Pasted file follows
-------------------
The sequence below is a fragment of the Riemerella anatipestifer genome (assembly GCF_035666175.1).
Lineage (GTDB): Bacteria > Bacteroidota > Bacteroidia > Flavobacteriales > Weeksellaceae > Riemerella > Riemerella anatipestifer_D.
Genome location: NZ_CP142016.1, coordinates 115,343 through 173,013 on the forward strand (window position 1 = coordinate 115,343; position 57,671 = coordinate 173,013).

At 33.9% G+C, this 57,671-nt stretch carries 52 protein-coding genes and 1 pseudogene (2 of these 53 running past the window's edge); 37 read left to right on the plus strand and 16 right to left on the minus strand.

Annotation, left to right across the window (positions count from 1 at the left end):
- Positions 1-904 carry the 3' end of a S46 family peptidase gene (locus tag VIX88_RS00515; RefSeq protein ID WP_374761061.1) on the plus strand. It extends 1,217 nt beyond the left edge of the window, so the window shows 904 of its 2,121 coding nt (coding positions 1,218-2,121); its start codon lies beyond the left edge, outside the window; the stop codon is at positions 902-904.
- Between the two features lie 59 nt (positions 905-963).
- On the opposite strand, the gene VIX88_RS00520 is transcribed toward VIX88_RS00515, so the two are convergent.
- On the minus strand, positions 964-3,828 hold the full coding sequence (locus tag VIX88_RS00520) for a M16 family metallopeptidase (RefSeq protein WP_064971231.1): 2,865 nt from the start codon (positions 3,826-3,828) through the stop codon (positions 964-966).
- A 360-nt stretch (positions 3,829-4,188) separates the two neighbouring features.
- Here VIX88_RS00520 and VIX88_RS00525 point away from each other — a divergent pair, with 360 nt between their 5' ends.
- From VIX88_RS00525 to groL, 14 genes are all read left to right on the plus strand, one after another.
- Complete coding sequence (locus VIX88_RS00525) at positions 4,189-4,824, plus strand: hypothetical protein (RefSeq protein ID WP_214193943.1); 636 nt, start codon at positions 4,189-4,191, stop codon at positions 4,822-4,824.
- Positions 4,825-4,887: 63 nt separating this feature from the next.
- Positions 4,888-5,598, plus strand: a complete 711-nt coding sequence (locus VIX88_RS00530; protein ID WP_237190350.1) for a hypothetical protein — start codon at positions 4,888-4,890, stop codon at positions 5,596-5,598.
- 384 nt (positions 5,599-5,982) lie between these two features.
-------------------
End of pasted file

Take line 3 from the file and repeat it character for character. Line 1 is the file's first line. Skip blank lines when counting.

Genome location: NZ_CP142016.1, coordinates 115,343 through 173,013 on the forward strand (window position 1 = coordinate 115,343; position 57,671 = coordinate 173,013).